G. von Freymann, A. Ledermann, M. Thiel, I. Staude, S. Essig, K. Busch, and M. Wegener, “Three-dimensional nanostructures for photonics,” Adv. Funct. Mater. 20(7), 1038–1052 (2010). [CrossRef]

15.

L. Schulte, A. Grydgaard, M. R. Jakobsen, P. P. Szewczykowski, F. Guo, M. E. Vigild, R. H. Berg, and S. Ndoni, “Nanoporous materials from stable and metastable structures of 1,2-PB-b-PDMS block copolymers,” Polymer (Guildf.) 52(2), 422–429 (2011). [CrossRef]

16.

I. M. White and X. Fan, “On the performance quantification of resonant refractive index sensors,” Opt. Express 16(2), 1020–1028 (2008). [CrossRef] [PubMed]

17.

H. Li, L. Shang, X. Tu, L. Liu, and L. Xu, “Coupling variation induced ultrasensitive label-free biosensing by using single mode coupled microcavity laser,” J. Am. Chem. Soc. 131(46), 16612–16613 (2009). [CrossRef] [PubMed]

OCIS Codes
(140.2050) Lasers and laser optics : Dye lasers
(140.7300) Lasers and laser optics : Visible lasers
(160.5470) Materials : Polymers
(140.3948) Lasers and laser optics : Microcavity devices
(220.4241) Optical design and fabrication : Nanostructure fabrication

ToC Category:
Lasers and Laser Optics

History
Original Manuscript: May 29, 2012
Revised Manuscript: July 9, 2012
Manuscript Accepted: July 9, 2012
Published: July 17, 2012

Citation
Tobias Grossmann, Mads Brøkner Christiansen, Jeffrey Peterson, Heinz Kalt, Timo Mappes, and Anders Kristensen, "Direct laser writing for nanoporous liquid core laser sensors," Opt. Express 20, 17467-17473 (2012)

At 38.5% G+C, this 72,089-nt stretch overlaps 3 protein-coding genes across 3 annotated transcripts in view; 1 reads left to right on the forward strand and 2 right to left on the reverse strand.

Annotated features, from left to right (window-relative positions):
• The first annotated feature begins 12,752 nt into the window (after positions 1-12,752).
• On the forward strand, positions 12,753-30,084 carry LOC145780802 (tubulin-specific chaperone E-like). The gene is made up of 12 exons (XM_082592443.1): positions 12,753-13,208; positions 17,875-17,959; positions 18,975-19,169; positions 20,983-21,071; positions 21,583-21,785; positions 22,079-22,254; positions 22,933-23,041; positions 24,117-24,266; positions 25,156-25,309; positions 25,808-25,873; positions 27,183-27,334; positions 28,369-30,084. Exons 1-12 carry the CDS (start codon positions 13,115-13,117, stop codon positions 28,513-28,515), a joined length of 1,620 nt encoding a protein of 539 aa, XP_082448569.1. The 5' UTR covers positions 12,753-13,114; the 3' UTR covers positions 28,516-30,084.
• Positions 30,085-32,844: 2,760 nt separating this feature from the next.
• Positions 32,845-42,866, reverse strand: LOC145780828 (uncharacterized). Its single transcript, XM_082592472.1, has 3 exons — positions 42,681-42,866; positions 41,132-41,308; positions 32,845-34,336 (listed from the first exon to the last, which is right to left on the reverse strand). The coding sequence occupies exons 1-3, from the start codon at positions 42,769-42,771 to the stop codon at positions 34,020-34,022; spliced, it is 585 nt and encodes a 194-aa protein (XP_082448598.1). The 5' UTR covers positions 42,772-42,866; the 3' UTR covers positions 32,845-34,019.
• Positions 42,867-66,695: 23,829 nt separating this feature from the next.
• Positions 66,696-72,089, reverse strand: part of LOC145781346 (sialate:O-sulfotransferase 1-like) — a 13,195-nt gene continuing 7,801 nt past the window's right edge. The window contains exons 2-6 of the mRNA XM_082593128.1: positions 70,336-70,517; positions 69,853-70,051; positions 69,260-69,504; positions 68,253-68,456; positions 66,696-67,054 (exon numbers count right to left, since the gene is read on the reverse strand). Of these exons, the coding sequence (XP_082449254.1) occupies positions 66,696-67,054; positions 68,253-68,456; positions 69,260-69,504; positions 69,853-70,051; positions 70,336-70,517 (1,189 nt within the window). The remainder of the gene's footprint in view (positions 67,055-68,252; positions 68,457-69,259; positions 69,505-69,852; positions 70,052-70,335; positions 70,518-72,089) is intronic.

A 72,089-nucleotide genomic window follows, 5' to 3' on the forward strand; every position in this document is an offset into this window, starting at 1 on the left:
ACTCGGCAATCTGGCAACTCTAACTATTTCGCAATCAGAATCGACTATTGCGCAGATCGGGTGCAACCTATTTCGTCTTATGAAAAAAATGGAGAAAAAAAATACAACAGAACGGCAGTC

http://www.opticsinfobase.org/oe/abstract.cfm?URI=oe-20-16-17467


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References

  1. D. Erickson, D. Sinton, and D. Psaltis, “Optofluidics for energy applications,” Nat. Photonics5(10), 583–590 (2011). [CrossRef]
  2. H. Schmidt and A. R. Hawkins, “The photonic integration of non-solid media using optofluidics,” Nat. Photonics5(10), 598–604 (2011). [CrossRef]
  3. X. Fan and I. M. White, “Optofluidic microsystems for chemical and biological analysis,” Nat. Photonics5(10), 591–597 (2011). [CrossRef] [PubMed]
  4. M. Mancuso, J. M. Goddard, and D. Erickson, “Nanoporous polymer ring resonators for biosensing,” Opt. Express20(1), 245–255 (2012). [CrossRef] [PubMed]